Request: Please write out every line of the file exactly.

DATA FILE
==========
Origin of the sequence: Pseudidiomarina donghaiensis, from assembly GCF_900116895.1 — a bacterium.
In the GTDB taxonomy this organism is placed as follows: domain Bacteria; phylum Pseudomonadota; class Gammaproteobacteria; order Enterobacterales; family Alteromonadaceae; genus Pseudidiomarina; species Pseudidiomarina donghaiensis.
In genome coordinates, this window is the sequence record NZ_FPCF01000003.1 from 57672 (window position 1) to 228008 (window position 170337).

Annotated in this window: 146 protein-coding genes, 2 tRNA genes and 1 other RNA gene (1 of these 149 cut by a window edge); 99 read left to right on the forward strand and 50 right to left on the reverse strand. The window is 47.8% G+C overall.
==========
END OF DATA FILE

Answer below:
Origin of the sequence: Pseudidiomarina donghaiensis, from assembly GCF_900116895.1 — a bacterium.
In the GTDB taxonomy this organism is placed as follows: domain Bacteria; phylum Pseudomonadota; class Gammaproteobacteria; order Enterobacterales; family Alteromonadaceae; genus Pseudidiomarina; species Pseudidiomarina donghaiensis.
In genome coordinates, this window is the sequence record NZ_FPCF01000003.1 from 57672 (window position 1) to 228008 (window position 170337).

Annotated in this window: 146 protein-coding genes, 2 tRNA genes and 1 other RNA gene (1 of these 149 cut by a window edge); 99 read left to right on the forward strand and 50 right to left on the reverse strand. The window is 47.8% G+C overall.